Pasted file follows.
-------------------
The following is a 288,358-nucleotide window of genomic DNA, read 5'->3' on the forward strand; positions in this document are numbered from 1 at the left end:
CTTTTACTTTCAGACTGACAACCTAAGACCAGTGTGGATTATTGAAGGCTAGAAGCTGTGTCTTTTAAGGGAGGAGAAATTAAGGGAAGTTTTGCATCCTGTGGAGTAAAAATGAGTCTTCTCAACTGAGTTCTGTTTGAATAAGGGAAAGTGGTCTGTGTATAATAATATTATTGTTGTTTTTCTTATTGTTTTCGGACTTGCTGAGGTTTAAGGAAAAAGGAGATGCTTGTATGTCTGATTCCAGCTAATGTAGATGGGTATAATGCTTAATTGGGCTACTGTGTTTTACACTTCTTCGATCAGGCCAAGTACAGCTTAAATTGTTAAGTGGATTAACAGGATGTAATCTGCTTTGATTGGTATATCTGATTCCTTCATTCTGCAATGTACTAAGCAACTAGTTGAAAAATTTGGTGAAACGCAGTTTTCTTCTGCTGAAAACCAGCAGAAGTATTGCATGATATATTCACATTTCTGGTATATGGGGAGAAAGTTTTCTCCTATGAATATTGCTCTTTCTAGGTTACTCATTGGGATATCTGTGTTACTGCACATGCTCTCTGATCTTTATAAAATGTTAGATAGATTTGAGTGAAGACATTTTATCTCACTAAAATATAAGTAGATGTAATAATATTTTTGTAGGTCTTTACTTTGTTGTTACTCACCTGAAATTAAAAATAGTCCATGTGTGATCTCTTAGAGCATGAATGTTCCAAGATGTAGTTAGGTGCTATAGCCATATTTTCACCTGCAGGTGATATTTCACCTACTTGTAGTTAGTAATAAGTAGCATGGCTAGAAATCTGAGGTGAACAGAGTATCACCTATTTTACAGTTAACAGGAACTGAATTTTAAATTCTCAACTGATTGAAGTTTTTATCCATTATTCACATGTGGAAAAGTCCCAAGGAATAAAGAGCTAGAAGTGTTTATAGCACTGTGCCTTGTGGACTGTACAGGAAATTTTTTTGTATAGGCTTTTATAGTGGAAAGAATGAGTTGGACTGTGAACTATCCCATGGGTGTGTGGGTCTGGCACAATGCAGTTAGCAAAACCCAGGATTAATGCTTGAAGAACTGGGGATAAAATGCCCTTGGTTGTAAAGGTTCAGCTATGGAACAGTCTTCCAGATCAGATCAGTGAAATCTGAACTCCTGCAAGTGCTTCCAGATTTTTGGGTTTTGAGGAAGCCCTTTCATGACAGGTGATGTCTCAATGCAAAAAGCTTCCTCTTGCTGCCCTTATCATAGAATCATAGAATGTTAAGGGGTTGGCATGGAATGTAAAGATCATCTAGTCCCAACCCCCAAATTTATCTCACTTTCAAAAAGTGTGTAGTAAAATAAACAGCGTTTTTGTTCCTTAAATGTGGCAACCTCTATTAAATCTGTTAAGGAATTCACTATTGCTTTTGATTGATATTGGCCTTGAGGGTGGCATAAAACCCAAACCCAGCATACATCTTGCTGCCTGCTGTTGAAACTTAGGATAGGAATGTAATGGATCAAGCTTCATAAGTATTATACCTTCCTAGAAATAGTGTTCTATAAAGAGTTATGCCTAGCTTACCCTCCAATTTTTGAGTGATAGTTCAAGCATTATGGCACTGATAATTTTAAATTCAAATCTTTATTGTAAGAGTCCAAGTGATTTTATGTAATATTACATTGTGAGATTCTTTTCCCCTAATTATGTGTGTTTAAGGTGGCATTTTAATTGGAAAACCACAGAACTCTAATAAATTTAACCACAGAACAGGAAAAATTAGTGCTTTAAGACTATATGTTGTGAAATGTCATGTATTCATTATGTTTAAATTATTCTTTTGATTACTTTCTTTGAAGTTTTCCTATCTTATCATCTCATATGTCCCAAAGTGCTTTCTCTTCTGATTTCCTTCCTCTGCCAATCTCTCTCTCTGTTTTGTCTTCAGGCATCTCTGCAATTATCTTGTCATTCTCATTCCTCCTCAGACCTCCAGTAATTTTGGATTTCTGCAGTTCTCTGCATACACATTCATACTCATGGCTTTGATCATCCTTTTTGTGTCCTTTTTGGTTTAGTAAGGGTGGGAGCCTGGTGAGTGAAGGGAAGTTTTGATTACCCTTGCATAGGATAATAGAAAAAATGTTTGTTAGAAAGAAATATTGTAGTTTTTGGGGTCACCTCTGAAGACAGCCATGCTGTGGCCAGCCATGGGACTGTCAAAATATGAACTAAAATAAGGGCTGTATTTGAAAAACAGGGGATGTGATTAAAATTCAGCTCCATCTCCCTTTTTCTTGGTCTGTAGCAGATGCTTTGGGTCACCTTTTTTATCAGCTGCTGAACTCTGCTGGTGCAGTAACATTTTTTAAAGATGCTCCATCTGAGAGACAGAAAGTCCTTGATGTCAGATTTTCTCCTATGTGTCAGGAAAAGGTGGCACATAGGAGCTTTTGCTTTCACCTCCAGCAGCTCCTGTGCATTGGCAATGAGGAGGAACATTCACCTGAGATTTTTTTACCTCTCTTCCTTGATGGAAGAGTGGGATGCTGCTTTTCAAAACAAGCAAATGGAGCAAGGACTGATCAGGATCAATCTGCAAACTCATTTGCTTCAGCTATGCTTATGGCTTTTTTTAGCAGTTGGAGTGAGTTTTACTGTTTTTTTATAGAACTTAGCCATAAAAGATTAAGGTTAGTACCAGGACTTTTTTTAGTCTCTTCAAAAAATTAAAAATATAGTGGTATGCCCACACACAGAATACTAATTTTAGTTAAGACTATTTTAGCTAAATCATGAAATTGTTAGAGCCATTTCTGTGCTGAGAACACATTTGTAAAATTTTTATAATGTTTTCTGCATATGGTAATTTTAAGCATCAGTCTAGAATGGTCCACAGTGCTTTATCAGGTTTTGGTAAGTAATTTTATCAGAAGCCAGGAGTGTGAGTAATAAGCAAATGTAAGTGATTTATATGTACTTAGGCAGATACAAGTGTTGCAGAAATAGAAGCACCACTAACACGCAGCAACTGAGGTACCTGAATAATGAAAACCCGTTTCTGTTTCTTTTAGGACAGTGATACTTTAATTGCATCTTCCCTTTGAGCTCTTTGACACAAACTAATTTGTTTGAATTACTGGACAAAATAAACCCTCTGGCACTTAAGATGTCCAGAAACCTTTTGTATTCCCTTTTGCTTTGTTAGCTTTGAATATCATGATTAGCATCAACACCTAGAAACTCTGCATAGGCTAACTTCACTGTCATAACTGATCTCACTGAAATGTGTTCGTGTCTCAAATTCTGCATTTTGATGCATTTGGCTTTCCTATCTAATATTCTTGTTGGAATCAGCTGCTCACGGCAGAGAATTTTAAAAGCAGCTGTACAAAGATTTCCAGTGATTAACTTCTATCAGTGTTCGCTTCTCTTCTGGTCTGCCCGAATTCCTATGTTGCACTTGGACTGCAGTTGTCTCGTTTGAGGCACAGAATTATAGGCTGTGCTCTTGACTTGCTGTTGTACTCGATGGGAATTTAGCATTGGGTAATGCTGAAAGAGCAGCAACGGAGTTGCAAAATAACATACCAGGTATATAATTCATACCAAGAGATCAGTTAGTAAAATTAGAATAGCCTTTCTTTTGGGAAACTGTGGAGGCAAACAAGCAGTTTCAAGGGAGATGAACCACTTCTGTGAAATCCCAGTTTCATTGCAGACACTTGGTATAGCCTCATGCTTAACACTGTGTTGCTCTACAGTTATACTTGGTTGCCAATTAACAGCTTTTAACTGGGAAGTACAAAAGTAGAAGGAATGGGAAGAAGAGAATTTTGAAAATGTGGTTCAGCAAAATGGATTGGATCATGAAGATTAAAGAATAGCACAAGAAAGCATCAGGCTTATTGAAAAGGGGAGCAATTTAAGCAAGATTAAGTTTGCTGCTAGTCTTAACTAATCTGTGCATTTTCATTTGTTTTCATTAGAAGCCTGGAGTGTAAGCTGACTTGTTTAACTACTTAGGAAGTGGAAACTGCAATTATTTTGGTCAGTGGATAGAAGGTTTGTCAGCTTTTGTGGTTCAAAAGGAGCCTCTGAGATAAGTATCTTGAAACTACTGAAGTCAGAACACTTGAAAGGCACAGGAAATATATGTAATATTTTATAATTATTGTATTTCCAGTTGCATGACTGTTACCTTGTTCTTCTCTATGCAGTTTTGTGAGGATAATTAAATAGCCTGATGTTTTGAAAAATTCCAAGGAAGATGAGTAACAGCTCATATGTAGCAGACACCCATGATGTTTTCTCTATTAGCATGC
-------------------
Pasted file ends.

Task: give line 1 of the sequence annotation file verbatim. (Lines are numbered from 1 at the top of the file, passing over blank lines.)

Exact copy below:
The following is a 288,358-nucleotide window of genomic DNA, read 5'->3' on the forward strand; positions in this document are numbered from 1 at the left end: